That ambition didn’t last. Bazaar Bizarre quickly veered into familiar Meade territory.
“The film is not really about Berdella,” Meade says. “It is, but it’s almost like he’s one of the subtexts. It’s about the system, about people, about humor, how we handled the whole thing with humor…. It’s going to bring out just as many questions as it does answers, so people are going to be pissed. And that’s fine. Because I don’t have the answers. I don’t think we’ll ever have the answers.”
Meade collected enough material to make a more traditional documentary, and Bazaar Bizarre often displays the flourish, inventiveness and bravery the genre demands. It also provides a few gotcha moments, courtesy of authority figures who are obviously unfamiliar with Meade’s editing style.
“Thank God it’s 16 years later, because no one in their right mind would say a lot of the things these people involved in the case say — they wouldn’t have said it back then,” Meade says. “When this comes out, a lot of people are going to be mad they went on camera.”
Meade mentions Cole, the KCPD investigator who admits on camera that his initial impression of the beaten and delirious Bryson was that he’d been involved in a lovers’ quarrel. “Which implies that gay people who are lovers, when they quarrel, they torture each other,” Meade says. “That’s a hell of a thing to say. That’s similar to seeing a woman naked, beaten, running down the street and thinking her and her husband are just having a fight.”
Meade’s also prods Albert Riederer, the former Jackson County prosecutor who was in the middle of a heated re-election campaign when Berdella was arrested.
In retrospect, Riederer blames his then-opponent, Carol Coe, for dragging the crimes into the political arena, a criticism Meade deftly pairs with archival footage of the younger Riederer calling for Berdella’s head. (“I would love to see him executed,” Riederer crows.)
But Meade takes his best jab at Riederer when the former prosecutor says he didn’t mind sparing Berdella’s life, because he knew the killer wouldn’t last long in prison. (“I just assumed he would do something in jail that would get him killed,” Riederer tells Meade.)
Meade cuts to commentary by the Rev. Roger Coleman, who spent an agonizing time counseling a suicidal Berdella during the killer’s initial incarceration. Four years later, a panicked Berdella called Coleman and said prison officials were withholding his heart medication. Shortly thereafter, Berdella died of a heart attack.
Confronted with Coleman’s story, Riederer says the minister should have informed authorities if he’d known about any attempts on the prisoner’s life. Regardless, he says, Berdella “got what he deserved.”
But Meade goes beyond simply resurrecting the investigation and incarceration of Berdella. He says he felt compelled to re-create the man’s grisly crimes.
“The problem with this film, I can feel it in my gut, is that there are a couple scenes that show what he really did,” Meade says. “They’re quick, but the way they’re done, it’s upsetting to a lot of people.”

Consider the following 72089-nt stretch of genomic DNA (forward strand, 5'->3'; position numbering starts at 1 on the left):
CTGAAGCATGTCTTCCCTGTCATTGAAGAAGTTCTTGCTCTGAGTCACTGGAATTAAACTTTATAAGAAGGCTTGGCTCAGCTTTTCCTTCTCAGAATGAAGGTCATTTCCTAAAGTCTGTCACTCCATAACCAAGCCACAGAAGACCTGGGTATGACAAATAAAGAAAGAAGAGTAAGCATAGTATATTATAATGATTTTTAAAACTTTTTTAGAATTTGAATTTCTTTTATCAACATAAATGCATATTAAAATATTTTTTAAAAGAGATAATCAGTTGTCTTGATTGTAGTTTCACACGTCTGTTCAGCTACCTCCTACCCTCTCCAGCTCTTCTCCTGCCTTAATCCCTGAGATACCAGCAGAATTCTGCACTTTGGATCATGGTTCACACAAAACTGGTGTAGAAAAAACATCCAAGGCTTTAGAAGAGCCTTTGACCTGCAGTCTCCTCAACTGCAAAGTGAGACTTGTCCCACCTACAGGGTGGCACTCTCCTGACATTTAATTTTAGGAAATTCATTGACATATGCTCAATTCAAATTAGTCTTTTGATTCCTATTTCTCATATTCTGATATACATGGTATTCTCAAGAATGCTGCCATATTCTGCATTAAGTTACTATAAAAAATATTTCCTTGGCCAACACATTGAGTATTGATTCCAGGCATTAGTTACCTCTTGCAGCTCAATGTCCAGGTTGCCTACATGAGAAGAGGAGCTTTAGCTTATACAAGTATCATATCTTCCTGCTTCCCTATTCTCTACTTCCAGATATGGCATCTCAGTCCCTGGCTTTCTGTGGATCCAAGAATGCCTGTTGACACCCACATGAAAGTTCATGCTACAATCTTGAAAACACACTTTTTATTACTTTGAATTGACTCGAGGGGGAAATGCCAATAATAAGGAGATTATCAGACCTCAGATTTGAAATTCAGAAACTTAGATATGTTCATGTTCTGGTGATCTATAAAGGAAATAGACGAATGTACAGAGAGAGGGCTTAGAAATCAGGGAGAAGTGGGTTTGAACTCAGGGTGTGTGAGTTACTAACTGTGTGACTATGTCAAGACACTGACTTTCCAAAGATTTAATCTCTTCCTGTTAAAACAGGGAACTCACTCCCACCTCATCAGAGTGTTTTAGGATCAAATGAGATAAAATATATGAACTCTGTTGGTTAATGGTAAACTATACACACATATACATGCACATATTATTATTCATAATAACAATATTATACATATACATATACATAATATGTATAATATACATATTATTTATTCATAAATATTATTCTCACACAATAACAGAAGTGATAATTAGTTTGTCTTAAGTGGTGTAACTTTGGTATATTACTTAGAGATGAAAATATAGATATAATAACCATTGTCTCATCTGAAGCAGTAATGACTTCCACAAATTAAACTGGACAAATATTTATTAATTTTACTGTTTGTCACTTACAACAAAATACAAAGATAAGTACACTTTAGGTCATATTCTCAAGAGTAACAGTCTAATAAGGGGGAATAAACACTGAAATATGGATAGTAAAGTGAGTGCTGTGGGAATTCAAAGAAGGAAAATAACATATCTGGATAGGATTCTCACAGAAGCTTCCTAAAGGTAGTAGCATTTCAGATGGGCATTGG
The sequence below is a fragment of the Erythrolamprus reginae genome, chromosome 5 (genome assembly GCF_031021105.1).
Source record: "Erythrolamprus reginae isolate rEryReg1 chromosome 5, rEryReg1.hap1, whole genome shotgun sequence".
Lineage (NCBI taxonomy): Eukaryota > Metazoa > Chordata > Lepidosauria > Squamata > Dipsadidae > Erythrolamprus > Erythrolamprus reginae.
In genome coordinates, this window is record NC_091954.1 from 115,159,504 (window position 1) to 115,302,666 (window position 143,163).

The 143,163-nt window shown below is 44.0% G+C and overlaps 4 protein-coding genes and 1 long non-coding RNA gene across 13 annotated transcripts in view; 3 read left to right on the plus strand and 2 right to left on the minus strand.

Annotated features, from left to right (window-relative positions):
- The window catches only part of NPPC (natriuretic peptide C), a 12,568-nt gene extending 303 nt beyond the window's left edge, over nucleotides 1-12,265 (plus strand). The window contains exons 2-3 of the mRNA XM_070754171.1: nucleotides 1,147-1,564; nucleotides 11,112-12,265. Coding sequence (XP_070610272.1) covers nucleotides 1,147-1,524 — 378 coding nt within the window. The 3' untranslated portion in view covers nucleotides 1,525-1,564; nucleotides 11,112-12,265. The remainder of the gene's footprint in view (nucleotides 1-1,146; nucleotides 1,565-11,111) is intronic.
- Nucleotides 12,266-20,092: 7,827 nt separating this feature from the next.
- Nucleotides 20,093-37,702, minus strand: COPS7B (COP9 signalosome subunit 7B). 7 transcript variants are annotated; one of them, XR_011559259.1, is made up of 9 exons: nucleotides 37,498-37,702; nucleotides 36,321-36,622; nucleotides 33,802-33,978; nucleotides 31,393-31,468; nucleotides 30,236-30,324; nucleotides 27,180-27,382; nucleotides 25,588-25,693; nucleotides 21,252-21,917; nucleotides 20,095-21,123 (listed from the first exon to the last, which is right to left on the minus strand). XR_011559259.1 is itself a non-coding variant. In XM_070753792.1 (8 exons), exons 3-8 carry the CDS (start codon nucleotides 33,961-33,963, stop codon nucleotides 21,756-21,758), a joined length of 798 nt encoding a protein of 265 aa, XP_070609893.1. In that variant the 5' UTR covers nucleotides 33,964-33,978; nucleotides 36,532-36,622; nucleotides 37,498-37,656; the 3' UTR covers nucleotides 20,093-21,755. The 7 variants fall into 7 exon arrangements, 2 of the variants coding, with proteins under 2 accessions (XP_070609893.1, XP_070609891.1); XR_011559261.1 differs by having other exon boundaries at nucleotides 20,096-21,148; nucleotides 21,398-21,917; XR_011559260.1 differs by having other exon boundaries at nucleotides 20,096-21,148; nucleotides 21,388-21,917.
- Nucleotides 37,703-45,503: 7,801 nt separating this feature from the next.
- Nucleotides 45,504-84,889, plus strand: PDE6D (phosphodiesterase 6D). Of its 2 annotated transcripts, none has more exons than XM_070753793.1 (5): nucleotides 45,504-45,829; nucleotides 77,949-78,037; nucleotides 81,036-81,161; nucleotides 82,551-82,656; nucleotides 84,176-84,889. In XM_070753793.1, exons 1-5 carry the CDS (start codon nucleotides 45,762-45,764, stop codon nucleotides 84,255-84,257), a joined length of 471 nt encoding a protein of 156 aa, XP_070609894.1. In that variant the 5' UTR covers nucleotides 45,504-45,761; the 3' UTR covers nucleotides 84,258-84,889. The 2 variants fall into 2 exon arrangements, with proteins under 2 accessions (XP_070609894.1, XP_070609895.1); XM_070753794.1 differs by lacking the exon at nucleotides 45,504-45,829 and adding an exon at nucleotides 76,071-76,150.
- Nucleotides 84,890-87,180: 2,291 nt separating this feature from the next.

Of course, Meade considers this not so much a problem as good, kick-you-in-the-teeth filmmaking. There are moments in Bazaar Bizarre, several courtesy of special-effects artist Jeff Sisson, that audiences will find difficult to watch.
While re-creating the torture of victim Jerry Howell, for example, Meade couldn’t shake the mental image of Berdella sodomizing Howell with a cucumber.
Viewers won’t be able to shake the image, either.
“Ben’s definitely a provocateur,” says Adams, Meade’s closest collaborator besides coproducer and wife Dianna. “He loves the dirt, the more dirt you can get into something. That really is a driving force in his work. That’s why he makes choices like, ‘Hey, I’m going to stick a cucumber up this guy’s butt.’ A lot of people would work around that.”
Meade dives into reality’s messiness with an almost creepy delight. It is one thing to show full-frontal male nudity. It’s another to do so with a character who has just escaped a 4-day torture session and who is — through the benefit of crude cinematic makeup — bleeding out his ass.
Complaints about Bazaar Bizarre began surfacing long before filming was complete. Early press about the project yielded furious calls and irate e-mails. “I told my wife, ‘I’m going to have to have help on this,” Meade says. “This is going to be draining. We’re going to have problems. We’re going to have to change our phone number. We’re going to have issues.'”
One early call came from the sister of Mark Wallace, Berdella’s third known victim. She informed Meade that if he represented her brother in a bad light, she’d contact her friends in the mob. The director called her bluff. “I said, ‘Well, that might be, but generally people who have connections to the mob don’t call people up and tell them that. They just have them killed. So why don’t you just tell me what your beef is?'”
Her beef turned out to be the common assumption that her brother was a male prostitute — one of several myths associated with the Berdella case, and one Meade both disproves and fosters in Bazaar Bizarre.
“What’s the consensus in Kansas City?” Meade asks. “That they were all junkies and male prostitutes. No. Her brother worked for a lawn service and mowed his [Berdella’s] lawn. He got him in the house one time, and it all began.”
Of the surviving victim, Meade says, “Bryson wasn’t a male prostitute. He was a drug dealer.”
Meade knows that because Bryson told him.
Bryson surfaced after news of Meade’s film reached him, contacting Meade through an attorney. But Bryson didn’t want to sue Meade. He wanted to be part of the film. For a fee, he agreed to tell his version of the story.